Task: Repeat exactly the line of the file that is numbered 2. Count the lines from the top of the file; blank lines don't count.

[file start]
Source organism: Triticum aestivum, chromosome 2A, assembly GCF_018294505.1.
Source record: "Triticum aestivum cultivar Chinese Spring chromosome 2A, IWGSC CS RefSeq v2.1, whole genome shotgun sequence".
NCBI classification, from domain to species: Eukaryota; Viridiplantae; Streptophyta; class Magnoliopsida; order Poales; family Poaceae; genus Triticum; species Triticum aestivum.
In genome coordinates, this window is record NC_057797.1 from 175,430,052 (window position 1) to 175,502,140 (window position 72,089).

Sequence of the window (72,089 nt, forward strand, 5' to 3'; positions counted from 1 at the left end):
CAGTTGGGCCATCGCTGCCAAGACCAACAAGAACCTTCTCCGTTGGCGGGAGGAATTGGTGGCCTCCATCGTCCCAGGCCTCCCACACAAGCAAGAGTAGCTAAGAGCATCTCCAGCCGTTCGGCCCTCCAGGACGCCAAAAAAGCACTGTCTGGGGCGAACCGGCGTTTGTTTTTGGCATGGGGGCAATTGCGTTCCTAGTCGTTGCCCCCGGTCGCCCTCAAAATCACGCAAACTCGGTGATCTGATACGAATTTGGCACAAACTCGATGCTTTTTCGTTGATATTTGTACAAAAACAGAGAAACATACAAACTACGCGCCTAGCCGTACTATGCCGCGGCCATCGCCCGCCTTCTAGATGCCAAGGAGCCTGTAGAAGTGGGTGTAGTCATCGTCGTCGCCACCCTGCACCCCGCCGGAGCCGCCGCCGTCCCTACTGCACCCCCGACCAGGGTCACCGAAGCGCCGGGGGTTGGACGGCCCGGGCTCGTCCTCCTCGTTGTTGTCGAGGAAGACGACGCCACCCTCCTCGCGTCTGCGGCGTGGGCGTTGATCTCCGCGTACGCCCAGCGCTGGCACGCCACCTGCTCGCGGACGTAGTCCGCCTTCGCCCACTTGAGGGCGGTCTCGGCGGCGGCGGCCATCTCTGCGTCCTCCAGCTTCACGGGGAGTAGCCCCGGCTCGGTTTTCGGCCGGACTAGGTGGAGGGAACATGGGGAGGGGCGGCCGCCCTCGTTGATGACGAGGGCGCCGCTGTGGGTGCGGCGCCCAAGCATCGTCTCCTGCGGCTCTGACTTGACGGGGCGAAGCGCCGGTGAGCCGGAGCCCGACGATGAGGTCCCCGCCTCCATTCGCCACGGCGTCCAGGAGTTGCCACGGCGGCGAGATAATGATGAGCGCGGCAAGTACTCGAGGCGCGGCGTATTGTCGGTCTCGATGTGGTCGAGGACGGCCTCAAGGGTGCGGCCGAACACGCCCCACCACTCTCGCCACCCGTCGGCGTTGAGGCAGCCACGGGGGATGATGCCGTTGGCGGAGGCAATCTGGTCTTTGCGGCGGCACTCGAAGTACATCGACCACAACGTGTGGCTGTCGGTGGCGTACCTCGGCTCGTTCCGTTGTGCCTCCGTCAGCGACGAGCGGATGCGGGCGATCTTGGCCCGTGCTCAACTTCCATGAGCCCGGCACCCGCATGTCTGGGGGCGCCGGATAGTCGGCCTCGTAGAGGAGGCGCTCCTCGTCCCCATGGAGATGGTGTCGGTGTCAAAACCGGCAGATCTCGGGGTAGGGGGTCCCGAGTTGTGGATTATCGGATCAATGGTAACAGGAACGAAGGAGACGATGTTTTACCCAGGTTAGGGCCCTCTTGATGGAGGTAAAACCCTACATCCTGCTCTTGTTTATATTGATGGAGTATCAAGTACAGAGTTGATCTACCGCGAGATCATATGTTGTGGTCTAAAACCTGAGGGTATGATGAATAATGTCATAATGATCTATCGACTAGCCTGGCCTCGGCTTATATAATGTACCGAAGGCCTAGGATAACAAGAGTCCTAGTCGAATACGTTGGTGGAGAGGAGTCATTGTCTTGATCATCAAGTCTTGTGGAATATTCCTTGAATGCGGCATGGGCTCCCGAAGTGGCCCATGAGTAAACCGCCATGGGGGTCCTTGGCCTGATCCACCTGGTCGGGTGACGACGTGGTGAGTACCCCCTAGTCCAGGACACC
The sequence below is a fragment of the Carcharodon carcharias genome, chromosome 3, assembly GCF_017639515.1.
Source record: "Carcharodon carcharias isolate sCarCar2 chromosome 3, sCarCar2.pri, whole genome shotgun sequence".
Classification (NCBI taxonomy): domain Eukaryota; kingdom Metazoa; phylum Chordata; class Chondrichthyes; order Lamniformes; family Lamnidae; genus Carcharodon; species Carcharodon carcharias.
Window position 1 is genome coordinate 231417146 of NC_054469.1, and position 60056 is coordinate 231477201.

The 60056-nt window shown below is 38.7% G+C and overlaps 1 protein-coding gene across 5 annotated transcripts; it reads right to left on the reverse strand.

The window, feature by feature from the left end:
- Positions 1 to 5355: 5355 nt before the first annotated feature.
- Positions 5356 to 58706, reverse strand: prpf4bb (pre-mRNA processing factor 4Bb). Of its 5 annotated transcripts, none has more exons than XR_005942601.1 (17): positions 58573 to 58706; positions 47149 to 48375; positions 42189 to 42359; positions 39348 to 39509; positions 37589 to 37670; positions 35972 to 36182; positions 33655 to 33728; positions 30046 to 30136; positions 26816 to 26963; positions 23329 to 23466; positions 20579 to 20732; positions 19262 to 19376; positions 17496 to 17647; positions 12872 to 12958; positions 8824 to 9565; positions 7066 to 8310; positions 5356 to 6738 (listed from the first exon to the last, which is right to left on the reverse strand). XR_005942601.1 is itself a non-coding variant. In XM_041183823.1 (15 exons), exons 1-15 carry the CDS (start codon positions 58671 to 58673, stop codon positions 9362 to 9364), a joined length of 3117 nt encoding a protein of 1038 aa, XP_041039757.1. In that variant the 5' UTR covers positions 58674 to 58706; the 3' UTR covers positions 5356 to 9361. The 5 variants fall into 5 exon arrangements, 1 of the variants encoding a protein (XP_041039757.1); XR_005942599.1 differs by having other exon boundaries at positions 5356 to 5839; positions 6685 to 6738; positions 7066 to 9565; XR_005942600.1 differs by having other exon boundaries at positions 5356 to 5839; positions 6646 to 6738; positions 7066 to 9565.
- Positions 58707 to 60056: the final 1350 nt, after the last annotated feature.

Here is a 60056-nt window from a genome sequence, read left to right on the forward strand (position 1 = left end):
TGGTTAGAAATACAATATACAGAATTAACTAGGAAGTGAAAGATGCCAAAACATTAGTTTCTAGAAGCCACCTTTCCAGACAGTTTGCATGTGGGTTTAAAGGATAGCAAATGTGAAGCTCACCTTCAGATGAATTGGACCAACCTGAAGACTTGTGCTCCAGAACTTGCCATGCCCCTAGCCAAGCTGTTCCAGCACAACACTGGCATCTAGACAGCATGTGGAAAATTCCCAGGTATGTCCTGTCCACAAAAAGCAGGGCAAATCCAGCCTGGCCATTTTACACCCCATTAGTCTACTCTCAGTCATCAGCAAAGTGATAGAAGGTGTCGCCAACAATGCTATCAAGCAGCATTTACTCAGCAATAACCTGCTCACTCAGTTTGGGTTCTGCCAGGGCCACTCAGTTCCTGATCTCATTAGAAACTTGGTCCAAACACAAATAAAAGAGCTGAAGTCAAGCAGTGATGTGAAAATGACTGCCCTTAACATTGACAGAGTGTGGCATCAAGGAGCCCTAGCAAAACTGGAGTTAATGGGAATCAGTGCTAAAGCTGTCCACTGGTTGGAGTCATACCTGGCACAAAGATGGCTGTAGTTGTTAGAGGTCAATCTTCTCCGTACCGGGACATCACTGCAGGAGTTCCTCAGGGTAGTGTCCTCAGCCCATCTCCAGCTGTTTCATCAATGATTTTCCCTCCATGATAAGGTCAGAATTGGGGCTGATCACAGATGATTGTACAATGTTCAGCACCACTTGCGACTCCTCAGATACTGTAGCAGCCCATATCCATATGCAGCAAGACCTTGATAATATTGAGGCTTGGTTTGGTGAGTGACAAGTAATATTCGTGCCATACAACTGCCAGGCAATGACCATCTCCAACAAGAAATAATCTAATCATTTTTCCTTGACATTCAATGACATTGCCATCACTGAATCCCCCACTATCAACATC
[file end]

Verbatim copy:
Source record: "Triticum aestivum cultivar Chinese Spring chromosome 2A, IWGSC CS RefSeq v2.1, whole genome shotgun sequence".